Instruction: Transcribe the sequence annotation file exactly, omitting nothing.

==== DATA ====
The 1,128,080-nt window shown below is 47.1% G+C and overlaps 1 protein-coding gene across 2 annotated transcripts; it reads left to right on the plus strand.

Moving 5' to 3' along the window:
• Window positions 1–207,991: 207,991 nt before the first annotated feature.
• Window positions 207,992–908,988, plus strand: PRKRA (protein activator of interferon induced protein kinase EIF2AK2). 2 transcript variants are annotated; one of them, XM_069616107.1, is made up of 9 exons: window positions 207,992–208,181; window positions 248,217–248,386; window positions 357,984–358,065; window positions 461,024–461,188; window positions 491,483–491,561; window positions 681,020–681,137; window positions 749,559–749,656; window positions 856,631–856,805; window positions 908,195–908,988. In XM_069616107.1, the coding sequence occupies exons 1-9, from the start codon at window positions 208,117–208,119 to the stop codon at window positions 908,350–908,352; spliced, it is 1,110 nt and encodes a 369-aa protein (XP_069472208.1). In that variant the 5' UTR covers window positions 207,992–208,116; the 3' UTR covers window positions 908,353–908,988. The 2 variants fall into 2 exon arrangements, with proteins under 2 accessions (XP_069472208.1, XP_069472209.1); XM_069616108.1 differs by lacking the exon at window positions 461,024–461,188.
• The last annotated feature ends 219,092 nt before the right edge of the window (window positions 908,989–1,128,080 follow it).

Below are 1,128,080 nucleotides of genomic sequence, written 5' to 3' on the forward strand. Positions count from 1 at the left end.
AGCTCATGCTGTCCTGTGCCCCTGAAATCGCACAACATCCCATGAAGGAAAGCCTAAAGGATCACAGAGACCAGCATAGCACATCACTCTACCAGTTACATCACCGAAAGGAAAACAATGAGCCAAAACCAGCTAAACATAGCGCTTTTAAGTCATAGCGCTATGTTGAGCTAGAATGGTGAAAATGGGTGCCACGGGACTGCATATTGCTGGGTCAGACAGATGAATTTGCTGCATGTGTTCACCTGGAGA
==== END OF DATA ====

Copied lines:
The 1,128,080-nt window shown below is 47.1% G+C and overlaps 1 protein-coding gene across 2 annotated transcripts; it reads left to right on the plus strand.

Moving 5' to 3' along the window:
• Window positions 1–207,991: 207,991 nt before the first annotated feature.
• Window positions 207,992–908,988, plus strand: PRKRA (protein activator of interferon induced protein kinase EIF2AK2). 2 transcript variants are annotated; one of them, XM_069616107.1, is made up of 9 exons: window positions 207,992–208,181; window positions 248,217–248,386; window positions 357,984–358,065; window positions 461,024–461,188; window positions 491,483–491,561; window positions 681,020–681,137; window positions 749,559–749,656; window positions 856,631–856,805; window positions 908,195–908,988. In XM_069616107.1, the coding sequence occupies exons 1-9, from the start codon at window positions 208,117–208,119 to the stop codon at window positions 908,350–908,352; spliced, it is 1,110 nt and encodes a 369-aa protein (XP_069472208.1). In that variant the 5' UTR covers window positions 207,992–208,116; the 3' UTR covers window positions 908,353–908,988. The 2 variants fall into 2 exon arrangements, with proteins under 2 accessions (XP_069472208.1, XP_069472209.1); XM_069616108.1 differs by lacking the exon at window positions 461,024–461,188.
• The last annotated feature ends 219,092 nt before the right edge of the window (window positions 908,989–1,128,080 follow it).

Below are 1,128,080 nucleotides of genomic sequence, written 5' to 3' on the forward strand. Positions count from 1 at the left end.
AGCTCATGCTGTCCTGTGCCCCTGAAATCGCACAACATCCCATGAAGGAAAGCCTAAAGGATCACAGAGACCAGCATAGCACATCACTCTACCAGTTACATCACCGAAAGGAAAACAATGAGCCAAAACCAGCTAAACATAGCGCTTTTAAGTCATAGCGCTATGTTGAGCTAGAATGGTGAAAATGGGTGCCACGGGACTGCATATTGCTGGGTCAGACAGATGAATTTGCTGCATGTGTTCACCTGGAGA